Official Secrets (dir. Gavin Hood): Film review

Official Secrets - Still 1Prior to the 2003 invasion of Iraq, a low-level British Intelligence translator, Katherine Gun, found herself privy to information which indicated high-level corruption. A joint US/UK spying operation was put in place to blackmail undecided members of the UN Security Council into voting for war. This operation was highly illegal, and despite having no skin in the game, Gun took it upon herself to become a whistleblower. In doing so, she was in violation of the Official Secrets Act, and she was soon arrested and charged. Official Secrets is a procedural retelling of her story.

The irony is that after her leak went public, support for the war plummeted…and then President Bush decided to act without UN approval anyway. Yet it’s Katherine who is the criminal. While Official Secrets doesn’t make this pointed distinction outright, the angle of the movie is clear: Altruistic whistleblowers should be protected. Gun is portrayed here by Keira Knightley. It’s a good casting choice, as she brings home the idea that Gun was not an intelligence agent of high importance, but rather a young woman whose mastery of foreign languages has given her access to a government job. She’s a nobody who was made into a somebody by simple virtue of, well, virtue.

Hood’s film takes a straightforward, procedural approach, splitting screen time pretty evenly amongst a wealth of characters (many of whom are Game of Thrones alums). It makes for a somewhat diluted narrative, given that there’s no single audience surrogate offering an entry point into the tale. At the same time, heightening any one area of the narrative would defy the intentions of thoroughness. Official Secrets aims to show the broad expanse of consequences resultant of a breach of secrecy, and to that end it’s a success. It’s not an explosive film by any stretch, at least not in quite the way it seems to want, but it’s competent and engaging nonetheless. Even having been familiar with the details of Gun’s case I still found myself wrapped up in it.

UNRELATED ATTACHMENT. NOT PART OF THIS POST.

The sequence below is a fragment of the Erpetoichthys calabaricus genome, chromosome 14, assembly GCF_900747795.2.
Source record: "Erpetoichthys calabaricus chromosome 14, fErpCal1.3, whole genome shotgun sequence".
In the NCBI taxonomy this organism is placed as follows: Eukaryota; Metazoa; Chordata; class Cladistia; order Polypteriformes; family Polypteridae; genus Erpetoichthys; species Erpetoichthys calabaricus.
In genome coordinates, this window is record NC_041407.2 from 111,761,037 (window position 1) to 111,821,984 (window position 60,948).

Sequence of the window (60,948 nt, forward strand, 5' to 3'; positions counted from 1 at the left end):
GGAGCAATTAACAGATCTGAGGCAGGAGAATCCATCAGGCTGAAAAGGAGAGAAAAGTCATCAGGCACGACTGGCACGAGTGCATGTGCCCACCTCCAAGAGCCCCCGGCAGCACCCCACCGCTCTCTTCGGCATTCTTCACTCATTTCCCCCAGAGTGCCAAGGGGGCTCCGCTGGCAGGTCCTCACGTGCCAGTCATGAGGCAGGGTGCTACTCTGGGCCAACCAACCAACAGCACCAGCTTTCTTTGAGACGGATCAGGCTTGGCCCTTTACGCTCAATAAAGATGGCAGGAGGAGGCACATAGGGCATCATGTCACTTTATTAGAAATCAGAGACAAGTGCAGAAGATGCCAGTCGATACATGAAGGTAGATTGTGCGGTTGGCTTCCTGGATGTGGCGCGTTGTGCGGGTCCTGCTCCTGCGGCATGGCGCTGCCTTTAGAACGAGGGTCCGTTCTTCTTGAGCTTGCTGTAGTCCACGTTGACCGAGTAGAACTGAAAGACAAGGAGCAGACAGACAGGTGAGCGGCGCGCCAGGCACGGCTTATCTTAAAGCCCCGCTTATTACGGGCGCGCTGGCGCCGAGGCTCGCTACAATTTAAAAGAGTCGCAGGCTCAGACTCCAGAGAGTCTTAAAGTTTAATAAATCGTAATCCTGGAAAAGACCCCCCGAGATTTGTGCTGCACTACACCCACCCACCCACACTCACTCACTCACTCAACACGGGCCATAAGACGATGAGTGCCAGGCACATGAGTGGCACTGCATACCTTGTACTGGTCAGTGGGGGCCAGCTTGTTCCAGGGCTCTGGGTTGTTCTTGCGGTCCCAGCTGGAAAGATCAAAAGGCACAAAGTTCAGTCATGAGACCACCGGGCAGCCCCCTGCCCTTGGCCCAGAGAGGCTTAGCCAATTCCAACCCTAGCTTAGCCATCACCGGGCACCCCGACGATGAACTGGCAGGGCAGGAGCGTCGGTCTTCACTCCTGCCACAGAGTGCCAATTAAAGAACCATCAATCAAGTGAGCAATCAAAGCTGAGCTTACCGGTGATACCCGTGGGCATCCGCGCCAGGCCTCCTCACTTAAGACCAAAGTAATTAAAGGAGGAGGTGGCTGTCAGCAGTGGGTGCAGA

Much like Hood’s excellent political thriller Eye in the Sky, he has assembled quite the ensemble cast including Matthew Goode, Rhys Ifans, Ralph Fiennes, India Varma, and Matt Smith. When you’ve got this much narrative weight to carry, bringing together a group as talented as this one is a surefire way to get it done.

Official Secrets was part of the 2019 PFF Spring Fest, April 12-14, 2019. It is scheduled for nationwide release in August 2019.

 

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Dan Scully

Dan Scully is a film buff and humorist living in a tiny apartment in Philadelphia. He hosts the podcast I Like to Movie Movie and is the proud father to twin cactuses named Riggs & Murtaugh. Also, he doesn't really mind when Batman kills people. Follow him on Twitter and Letterboxd.